Watch a Southern California comic / chef compete on ‘Great American Recipe’ – Pasadena Star News

His Irvine home is clean and nearly quiet with just the soothing sounds of Miles Davis blowing a cerebral trumpet solo in the background. His wife is at work and there’s no sign of his 6- and 8-year-old daughters except for two tiny spots of some red, sweet and sticky treat left behind by tiny fingers on the big wooden dining room table and a couple plastic tumblers .

He’s making a soup and salad lunch of grilled Spam bánh mì and creamy, vichyssoise-style cauliflower soup. Sure it’s a homey scene, but Foo Nguyen is no ordinary dad.

In a matter of days his face could be seen by millions of viewers as they watch him compete on the very first season of “The Great American Recipe,” a new eight-part competition series that celebrates the multiculturalism of American cuisine. The program will receive its premiere at 9 pm Friday, June 24 and run through Aug. 12 on PBS stations.

In a format similar to “The Great British Baking Show,” 10 talented home cooks will present dishes informed by their backgrounds: Syrian, Hungarian, Mexican, Italian, Puerto Rican, Southern soul food and Filipino. In each episode, hosted by chef, writer and “Today” show contributor Alejandra Ramos, contestants will prepare two signature dishes they hope will win the national search for “The Great American Recipe.”

Judges include chef-restaurateurs and Top Chef contestants Leah Cohen and Tiffany Derry as well as Graham Elliot, judge of the “MasterChef” and “MasterChef Junior” series, and founder of a self-named bistro in Chicago which was awarded two Michelin stars in 2008.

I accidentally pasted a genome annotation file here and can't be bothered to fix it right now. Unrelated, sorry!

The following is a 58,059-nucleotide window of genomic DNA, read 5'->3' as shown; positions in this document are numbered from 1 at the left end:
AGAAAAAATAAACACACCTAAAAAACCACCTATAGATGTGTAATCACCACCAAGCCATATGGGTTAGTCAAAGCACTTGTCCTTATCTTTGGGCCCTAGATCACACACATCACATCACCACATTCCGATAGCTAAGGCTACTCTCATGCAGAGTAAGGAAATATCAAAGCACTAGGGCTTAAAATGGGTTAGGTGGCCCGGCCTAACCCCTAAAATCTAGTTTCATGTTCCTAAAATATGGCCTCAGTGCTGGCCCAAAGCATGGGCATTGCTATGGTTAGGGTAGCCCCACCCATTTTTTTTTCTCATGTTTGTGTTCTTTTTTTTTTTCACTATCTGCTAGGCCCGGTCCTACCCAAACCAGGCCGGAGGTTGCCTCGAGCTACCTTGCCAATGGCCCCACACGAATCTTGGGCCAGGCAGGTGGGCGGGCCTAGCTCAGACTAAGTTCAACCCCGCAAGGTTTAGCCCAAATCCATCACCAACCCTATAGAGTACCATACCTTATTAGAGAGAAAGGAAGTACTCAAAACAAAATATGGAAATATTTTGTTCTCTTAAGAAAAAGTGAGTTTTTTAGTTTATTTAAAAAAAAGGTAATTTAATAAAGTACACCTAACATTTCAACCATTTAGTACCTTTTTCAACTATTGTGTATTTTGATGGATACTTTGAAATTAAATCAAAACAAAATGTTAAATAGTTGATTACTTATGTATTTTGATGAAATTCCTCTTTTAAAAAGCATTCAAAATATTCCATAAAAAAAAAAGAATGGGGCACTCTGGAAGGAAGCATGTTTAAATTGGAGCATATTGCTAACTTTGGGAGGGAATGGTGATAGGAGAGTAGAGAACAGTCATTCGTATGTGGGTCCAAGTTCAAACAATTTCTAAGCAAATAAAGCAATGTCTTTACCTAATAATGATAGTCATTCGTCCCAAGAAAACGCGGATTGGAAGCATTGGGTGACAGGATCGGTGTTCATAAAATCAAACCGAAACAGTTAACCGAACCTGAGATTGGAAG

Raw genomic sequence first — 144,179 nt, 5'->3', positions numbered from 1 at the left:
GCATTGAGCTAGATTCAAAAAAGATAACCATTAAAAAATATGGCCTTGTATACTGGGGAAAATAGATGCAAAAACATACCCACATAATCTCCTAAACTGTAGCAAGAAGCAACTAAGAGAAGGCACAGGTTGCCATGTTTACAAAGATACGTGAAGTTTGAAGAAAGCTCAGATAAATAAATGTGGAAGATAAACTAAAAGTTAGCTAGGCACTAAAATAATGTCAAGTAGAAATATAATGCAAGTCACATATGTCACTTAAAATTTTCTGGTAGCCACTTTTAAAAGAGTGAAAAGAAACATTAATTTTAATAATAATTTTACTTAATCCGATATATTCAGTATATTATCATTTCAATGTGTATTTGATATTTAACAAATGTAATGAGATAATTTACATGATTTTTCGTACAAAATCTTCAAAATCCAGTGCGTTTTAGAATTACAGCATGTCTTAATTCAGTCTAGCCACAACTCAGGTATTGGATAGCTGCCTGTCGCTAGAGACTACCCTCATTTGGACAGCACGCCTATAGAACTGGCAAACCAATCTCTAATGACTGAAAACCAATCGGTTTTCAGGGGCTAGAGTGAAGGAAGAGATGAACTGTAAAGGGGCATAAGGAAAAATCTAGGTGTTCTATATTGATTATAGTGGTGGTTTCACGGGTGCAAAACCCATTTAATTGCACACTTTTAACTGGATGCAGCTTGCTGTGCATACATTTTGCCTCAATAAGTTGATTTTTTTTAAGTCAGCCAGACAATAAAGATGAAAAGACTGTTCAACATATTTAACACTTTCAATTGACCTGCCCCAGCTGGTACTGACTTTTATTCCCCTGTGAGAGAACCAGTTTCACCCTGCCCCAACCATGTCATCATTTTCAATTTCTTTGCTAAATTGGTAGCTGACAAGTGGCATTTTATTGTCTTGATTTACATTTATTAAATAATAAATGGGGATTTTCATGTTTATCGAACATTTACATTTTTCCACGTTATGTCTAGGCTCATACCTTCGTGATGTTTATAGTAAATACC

Born in Nha Trang, in southeastern Vietnam, Nguyen, 49, will show off his family’s favorite recipes. He came to the US at 3, after the fall of Saigon, and grew up in Ohio, where his mother cooked her native cuisine, and his father insisted their eight children speak Vietnamese at home.

Although Nguyen didn’t have a TV growing up, and restricts his kids’ viewing to weekends only, he’s got a hidden talent for showbiz: He’s an aspiring comic. We had to speak with him to get his take on the new show and why he was proud to compete. We’ve only seen the first episode without the elimination scene – so we promise, no spoilers!

Q. So you grew up in Ohio. What was that like?

AND. There was only one other Asian family that we went to school with. It was a Filipino family and we became good friends by default. … When you’re young, you don’t know what racism and separation is about, you’re just absorbing things. So, I lived there till I was about 22 years old. I knew that I had racist experiences, but it’s not like I was oppressed in any way, shape or form.

Q. Everyone says Irvine is a great place to raise kids, with good schools. How do you like it?

AND. Because I grew up in the Midwest I was never exposed to cultural diversity. It’s predominantly White. So I still have an awareness of, “Wow! There’s a lot of Asian folks here. ” I embrace it. It’s wonderful!

Q. What does your wife do?

AND. She works for a gaming company.

Q. Do you have a day job?

AND. I’m a husband, a dad and a comic.